Eyelashes fall out—that's a fact of life. You shed approximately four eyelashes per day. But what happens when the shedding is more than that and you're looking rather bald along the lash line? Before you start panicking, fear not. We've hunted down some expert advice from a leading makeup artist about what could be the cause behind this sudden loss of hair. While we would always urge you to go see a specialist if you have some serious health concerns, this will help point you in the right direction of what's really behind your excess lash shedding.
Speaking to Rimmel London Global Makeup Artist Kirstin Piggott, we discovered one of the biggest culprits could be lurking in your makeup bag. She revealed that most mascaras "contain chemicals which can cause lashes to fall out or cause allergies, such as sore, itchy eyes, or eyes that water more frequently." This can then lead to your eyelashes falling out. To prevent any further shedding, Piggott advises to stop using the mascara immediately and "give your lashes a break, leaving them bare for a few days to recover." She also pointed out that if your mascara is old, that can also be creating problems, as it can get contaminated with bacteria over time.
#2: Rubbing Your Eyes
It seems obvious really, doesn't it? But if you're rubbing your eyes often, that could be causing your lashes to fall out more regularly. Piggott says, "Dirty hands can cause cross-contamination, causing infections which will, in turn, mean your lashes fall out."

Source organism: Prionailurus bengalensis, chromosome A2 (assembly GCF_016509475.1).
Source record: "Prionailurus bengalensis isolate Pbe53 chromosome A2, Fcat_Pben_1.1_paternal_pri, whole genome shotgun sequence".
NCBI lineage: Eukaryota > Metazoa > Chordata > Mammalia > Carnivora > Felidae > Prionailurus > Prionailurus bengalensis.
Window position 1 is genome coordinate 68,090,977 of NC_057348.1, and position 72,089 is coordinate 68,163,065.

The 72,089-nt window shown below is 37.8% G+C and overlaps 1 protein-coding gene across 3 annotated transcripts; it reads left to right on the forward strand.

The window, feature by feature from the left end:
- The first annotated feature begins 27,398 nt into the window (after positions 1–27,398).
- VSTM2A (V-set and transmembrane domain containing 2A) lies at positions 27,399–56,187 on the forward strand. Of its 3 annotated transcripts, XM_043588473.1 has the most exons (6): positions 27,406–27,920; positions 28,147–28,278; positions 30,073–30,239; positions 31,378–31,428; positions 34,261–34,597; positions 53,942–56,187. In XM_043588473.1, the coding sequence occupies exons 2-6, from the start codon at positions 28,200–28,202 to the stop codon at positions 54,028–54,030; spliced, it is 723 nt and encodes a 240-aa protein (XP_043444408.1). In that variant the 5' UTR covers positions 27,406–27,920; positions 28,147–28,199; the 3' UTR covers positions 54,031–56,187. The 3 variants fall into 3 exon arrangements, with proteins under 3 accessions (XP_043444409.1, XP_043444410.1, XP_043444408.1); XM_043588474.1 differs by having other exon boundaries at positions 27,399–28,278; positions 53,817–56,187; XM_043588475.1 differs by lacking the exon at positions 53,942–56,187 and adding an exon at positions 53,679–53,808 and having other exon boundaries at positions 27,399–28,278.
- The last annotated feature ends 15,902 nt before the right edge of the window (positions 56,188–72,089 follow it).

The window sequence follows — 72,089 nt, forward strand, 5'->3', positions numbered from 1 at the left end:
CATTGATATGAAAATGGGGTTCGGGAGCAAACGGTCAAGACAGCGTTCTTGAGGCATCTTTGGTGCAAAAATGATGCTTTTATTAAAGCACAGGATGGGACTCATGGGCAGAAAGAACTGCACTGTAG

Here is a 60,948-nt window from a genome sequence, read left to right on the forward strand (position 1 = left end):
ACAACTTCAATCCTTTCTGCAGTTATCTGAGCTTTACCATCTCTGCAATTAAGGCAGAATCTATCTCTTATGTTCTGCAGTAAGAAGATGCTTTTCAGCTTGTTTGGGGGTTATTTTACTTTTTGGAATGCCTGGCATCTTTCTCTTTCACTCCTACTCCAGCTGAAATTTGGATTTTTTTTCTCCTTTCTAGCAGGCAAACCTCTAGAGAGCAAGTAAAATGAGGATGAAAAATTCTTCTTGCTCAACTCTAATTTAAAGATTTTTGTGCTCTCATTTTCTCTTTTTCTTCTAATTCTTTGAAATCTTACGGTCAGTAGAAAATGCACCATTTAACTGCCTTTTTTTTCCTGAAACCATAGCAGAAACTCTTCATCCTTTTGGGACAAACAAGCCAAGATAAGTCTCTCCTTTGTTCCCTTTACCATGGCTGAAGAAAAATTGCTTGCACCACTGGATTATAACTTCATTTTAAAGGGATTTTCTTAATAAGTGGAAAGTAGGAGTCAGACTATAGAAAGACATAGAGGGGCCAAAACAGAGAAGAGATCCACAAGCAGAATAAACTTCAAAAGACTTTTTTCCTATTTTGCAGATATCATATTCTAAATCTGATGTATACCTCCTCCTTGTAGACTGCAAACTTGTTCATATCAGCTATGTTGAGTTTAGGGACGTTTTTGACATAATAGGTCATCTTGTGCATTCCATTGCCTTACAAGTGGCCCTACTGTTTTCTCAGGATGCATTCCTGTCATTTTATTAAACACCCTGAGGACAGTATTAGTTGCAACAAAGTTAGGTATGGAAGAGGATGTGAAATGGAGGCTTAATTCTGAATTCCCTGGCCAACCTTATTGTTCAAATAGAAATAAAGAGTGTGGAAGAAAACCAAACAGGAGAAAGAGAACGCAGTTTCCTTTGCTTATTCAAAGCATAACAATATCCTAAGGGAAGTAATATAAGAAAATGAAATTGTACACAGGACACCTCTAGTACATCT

#3: Eyelash Curlers
Piggott says the "extra tension" of pulling on your eyelash curlers can mean your lashes are more prone to falling out, but also if you don't clean your lash curlers frequently, "product on them builds up, making them sticky and meaning they can pull on your lashes, removing them." Excuse us as we're just off to clean our curlers, pronto.
#4: Hyperactive Thyroid
Don't start panicking. It's reported that one in eight women will develop a thyroid problem in her lifetime, with one in 20 people being affected by thyroid problems in the UK, so it's not a surprise that this could be one of the possible factors. Hair loss, and therefore lash loss, can occur when someone is suffering from hyperthyroidism. You can go for a simple blood test to find this out.
There are many kinds of alopecia, and one can also affect your eyelash growth too. Alopecia Areata "is an autoimmune disease affecting any hair-bearing area of the body, including the eyelashes." While it's very much to do with your genes (if someone in your family has it, you're more likely to), it only affects two people for every 1000. AA is often treated with steroids, injection or ointment, but, again, do speak to your doctor if you are concerned that this might be the case, as they will be able to refer you to a specialist.